Amazon and Walmart have been on an acquisition tear — buying up brands as varied as Whole Foods Market, Bonobos and Modcloth. In a blog post on Medium last week, Jeff Glueck, CEO of location intelligence company Foursquare, stoked the fever around the acquisition-happy retail giants with a few guesses about both companies’ next possible takeover moves. And while Glueck admitted the ideas are highly speculative, he said they’re grounded by data.
"[W]e can make informed recommendations about which brands Amazon and Walmart should target next using our proprietary data-driven insights," he wrote. "Our analysis is driven by the unique perspective we have based on our location intelligence and our understanding of how people move through more than 105 million locations around the globe."
All that led Foursquare to believe that Amazon may be interested in home improvement retailer Lowe’s, that Walmart may be after Ulta Beauty and that both might want to absorb Warby Parker or Nordstrom. The Seattle-based department store retailer, well versed in both e-commerce and retail innovation, is already mulling a Wall Street exit, and could be primed for a takeover. Walmart declined to comment on the speculation, and Amazon and Nordstrom didn't immediately return Retail Dive's request for comment.
More Prime members for Amazon, new customers for Walmart
The analytics firm backed up its reasons for each idea pretty well, following what each considered acquisition target could provide its potential suitor.
Amazon’s interest in Nordstrom is found primarily in its customer base, which already overlaps with Amazon Prime members and the shoppers of its recently acquired Whole Foods unit. "Foursquare’s data show that Nordstrom shoppers are almost two times more likely to shop at Whole Foods than the average consumer," Glueck writes. "So an Amazon-owned Nordstrom chain would deepen Amazon’s relationships with its expanding core base."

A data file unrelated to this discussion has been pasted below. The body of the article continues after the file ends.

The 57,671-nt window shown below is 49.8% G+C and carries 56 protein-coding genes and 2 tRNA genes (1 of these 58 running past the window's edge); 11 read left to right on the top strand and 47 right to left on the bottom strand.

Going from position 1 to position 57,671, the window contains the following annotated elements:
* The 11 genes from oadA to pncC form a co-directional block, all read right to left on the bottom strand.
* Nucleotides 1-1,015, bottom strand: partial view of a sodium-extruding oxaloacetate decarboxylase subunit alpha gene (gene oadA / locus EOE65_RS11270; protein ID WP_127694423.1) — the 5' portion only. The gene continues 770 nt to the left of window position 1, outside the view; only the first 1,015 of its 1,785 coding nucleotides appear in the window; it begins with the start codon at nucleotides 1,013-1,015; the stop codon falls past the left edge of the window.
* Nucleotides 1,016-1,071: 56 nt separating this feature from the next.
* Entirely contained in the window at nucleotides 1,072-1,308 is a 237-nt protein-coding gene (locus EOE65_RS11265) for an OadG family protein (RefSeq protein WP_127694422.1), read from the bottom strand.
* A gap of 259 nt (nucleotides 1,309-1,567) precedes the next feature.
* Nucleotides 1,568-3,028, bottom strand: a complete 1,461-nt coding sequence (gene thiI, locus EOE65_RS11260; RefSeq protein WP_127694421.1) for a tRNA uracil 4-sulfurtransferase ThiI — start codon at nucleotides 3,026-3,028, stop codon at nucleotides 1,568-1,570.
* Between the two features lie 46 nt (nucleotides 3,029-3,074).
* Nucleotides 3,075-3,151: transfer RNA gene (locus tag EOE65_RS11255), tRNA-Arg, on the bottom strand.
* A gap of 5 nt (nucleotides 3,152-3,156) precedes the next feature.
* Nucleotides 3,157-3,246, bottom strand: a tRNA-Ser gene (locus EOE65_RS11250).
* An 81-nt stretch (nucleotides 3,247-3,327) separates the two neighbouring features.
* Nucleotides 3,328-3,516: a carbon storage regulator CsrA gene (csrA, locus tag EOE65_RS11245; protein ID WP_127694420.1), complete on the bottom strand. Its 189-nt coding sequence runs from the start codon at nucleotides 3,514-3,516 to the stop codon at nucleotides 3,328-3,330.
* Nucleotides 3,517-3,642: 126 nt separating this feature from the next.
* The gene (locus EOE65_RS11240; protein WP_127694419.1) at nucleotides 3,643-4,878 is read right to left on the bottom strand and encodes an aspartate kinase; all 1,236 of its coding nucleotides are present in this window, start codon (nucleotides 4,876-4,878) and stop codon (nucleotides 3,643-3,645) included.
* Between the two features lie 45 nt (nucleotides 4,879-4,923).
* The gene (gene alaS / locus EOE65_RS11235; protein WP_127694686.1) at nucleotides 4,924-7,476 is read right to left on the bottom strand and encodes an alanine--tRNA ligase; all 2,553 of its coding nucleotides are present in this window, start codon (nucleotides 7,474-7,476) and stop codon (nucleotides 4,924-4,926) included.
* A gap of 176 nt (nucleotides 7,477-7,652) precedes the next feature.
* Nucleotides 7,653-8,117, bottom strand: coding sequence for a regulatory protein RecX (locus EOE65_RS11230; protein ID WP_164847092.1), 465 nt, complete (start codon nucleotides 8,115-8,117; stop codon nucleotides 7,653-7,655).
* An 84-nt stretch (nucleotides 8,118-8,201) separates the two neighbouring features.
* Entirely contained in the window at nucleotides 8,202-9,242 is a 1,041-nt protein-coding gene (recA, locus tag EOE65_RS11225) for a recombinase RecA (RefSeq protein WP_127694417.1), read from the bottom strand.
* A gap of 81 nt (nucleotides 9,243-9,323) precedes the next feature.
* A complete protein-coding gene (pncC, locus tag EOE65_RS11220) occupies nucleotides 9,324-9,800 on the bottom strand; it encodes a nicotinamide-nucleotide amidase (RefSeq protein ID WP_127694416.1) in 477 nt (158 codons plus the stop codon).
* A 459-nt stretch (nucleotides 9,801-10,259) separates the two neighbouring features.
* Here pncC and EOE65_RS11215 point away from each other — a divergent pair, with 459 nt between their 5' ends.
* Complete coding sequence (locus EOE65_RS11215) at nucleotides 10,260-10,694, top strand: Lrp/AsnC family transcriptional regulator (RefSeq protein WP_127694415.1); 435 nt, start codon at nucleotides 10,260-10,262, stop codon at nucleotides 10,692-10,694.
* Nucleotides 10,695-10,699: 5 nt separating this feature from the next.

That’s essentially how Nick Egelanian, president of retail development consultants SiteWorks International, sees it, although with some caveats. "Nordstrom attracts similar higher end customer to Whole Foods — however, unlike Whole Foods, there are only 118 Nordstrom units (more if you count Nordstrom Rack), and they are not located as 'close' to the consumer as the Whole Foods stores," he told Retail Dive. "As such, they would have less value for logistics efficiency. They would, however, represent a significant brick and mortar footprint for Amazon’s sizable apparel business."
Walmart, meanwhile, has the opposite incentive by Foursquare's analysis. That is, to continue the customer-acquisition spree it’s on to finally achieve what it’s tried time and again for years — reaching shoppers outside of its usual base. "Walmart uses acquisition to capture new customers, which they can find at Nordstrom and Nordstrom Rack: these consumers aren’t frequent Walmart-goers," Glueck wrote. "According to Foursquare’s foot traffic data, they are about 55% less likely to go to Walmart than the average American."